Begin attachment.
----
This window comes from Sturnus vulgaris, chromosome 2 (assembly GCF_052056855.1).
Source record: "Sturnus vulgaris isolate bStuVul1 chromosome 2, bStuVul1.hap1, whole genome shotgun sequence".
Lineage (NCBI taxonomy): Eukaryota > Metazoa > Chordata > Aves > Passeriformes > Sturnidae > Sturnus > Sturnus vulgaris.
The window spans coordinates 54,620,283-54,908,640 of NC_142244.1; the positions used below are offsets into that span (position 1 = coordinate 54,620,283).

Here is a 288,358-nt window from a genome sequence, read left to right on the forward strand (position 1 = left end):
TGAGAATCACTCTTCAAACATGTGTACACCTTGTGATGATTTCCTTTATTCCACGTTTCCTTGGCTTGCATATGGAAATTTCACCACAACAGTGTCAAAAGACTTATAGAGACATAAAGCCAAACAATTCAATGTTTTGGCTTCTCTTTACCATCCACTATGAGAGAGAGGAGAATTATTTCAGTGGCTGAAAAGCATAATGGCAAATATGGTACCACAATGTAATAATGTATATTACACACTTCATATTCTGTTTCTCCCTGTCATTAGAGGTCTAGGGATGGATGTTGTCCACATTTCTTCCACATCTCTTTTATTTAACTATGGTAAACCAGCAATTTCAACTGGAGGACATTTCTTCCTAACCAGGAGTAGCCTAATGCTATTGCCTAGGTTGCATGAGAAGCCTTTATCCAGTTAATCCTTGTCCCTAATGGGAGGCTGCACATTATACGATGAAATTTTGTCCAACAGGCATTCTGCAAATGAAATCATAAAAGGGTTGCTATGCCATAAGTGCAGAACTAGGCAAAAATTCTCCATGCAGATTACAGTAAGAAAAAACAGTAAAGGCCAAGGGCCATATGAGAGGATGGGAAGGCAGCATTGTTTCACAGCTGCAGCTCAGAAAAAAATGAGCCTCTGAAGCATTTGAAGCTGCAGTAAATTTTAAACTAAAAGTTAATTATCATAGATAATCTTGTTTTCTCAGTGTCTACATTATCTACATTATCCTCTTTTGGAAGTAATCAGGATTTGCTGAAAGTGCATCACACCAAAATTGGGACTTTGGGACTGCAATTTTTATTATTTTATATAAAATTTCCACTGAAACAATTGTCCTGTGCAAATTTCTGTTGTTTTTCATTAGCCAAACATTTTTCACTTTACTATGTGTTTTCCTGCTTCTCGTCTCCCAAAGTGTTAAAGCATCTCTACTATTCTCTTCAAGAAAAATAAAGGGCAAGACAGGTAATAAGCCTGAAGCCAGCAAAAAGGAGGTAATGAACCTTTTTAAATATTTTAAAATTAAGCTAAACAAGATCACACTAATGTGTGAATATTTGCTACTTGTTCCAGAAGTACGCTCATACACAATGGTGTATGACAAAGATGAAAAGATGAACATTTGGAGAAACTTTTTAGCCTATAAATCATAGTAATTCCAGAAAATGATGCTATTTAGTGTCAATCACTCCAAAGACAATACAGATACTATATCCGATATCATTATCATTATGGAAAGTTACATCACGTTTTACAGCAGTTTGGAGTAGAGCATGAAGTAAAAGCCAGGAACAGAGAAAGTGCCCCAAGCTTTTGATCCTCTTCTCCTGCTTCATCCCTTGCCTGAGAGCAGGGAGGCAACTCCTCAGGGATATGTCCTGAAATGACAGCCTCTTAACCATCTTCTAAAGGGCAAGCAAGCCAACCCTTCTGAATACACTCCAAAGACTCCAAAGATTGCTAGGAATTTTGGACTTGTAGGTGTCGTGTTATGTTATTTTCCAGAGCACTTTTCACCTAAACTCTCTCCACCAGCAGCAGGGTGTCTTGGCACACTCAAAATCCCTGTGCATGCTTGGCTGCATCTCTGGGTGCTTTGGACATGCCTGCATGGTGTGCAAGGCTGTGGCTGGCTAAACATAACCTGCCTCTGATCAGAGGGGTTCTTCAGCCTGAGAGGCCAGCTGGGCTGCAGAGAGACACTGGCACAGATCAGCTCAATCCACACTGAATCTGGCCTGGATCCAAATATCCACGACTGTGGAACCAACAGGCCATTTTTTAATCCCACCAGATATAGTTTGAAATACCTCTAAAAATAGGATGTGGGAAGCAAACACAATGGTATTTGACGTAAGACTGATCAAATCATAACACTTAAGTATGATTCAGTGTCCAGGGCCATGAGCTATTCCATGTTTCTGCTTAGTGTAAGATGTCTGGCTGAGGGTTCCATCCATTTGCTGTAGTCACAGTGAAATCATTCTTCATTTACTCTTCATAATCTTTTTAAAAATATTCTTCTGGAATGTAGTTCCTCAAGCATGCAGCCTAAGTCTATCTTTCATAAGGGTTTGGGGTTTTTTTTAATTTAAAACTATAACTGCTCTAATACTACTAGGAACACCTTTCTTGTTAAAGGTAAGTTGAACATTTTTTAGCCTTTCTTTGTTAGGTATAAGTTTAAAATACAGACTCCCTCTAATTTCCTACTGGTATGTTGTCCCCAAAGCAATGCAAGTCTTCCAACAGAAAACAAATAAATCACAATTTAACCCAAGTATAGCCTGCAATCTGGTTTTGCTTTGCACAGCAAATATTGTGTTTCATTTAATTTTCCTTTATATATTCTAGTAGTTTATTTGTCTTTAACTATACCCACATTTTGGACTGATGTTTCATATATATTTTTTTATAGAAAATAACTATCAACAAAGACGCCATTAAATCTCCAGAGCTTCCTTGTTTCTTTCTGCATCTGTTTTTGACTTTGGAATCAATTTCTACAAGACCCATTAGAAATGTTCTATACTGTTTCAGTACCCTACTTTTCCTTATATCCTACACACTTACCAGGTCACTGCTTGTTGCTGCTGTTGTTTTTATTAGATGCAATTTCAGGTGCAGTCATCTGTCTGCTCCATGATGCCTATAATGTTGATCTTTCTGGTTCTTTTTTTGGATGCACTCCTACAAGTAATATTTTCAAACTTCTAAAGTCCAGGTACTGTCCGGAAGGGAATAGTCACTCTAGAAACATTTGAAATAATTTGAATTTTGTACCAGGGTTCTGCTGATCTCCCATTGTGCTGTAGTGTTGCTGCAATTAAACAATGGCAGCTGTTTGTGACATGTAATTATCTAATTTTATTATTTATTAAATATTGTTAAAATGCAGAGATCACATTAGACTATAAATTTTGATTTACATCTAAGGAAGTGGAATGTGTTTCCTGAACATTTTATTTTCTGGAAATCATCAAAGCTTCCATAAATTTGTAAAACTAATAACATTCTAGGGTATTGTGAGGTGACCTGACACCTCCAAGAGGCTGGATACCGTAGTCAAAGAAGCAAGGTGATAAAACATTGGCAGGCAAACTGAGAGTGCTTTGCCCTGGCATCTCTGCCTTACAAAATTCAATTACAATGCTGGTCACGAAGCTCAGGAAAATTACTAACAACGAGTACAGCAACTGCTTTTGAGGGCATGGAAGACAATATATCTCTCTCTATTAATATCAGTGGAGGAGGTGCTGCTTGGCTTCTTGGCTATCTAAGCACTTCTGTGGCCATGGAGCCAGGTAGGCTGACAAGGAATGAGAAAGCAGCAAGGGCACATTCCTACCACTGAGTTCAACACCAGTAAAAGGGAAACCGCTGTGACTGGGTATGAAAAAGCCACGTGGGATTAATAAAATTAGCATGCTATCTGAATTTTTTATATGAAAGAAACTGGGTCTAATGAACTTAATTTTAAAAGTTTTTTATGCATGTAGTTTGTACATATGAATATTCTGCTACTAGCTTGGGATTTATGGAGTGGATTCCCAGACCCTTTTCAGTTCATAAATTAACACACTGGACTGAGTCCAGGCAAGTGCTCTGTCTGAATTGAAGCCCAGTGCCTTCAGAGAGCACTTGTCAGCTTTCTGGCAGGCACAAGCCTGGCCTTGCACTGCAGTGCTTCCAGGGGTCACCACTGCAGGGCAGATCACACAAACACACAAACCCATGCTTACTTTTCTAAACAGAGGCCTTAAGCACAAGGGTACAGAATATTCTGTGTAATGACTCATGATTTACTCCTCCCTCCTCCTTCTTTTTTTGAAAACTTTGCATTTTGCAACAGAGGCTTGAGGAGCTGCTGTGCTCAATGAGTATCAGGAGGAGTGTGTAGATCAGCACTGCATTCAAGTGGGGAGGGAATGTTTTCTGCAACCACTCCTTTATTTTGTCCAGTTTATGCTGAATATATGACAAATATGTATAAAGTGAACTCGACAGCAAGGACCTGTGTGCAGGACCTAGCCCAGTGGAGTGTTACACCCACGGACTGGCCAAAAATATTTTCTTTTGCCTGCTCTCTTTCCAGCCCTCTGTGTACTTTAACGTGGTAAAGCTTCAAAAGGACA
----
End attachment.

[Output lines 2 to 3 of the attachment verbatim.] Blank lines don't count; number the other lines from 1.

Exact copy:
Source record: "Sturnus vulgaris isolate bStuVul1 chromosome 2, bStuVul1.hap1, whole genome shotgun sequence".
Lineage (NCBI taxonomy): Eukaryota > Metazoa > Chordata > Aves > Passeriformes > Sturnidae > Sturnus > Sturnus vulgaris.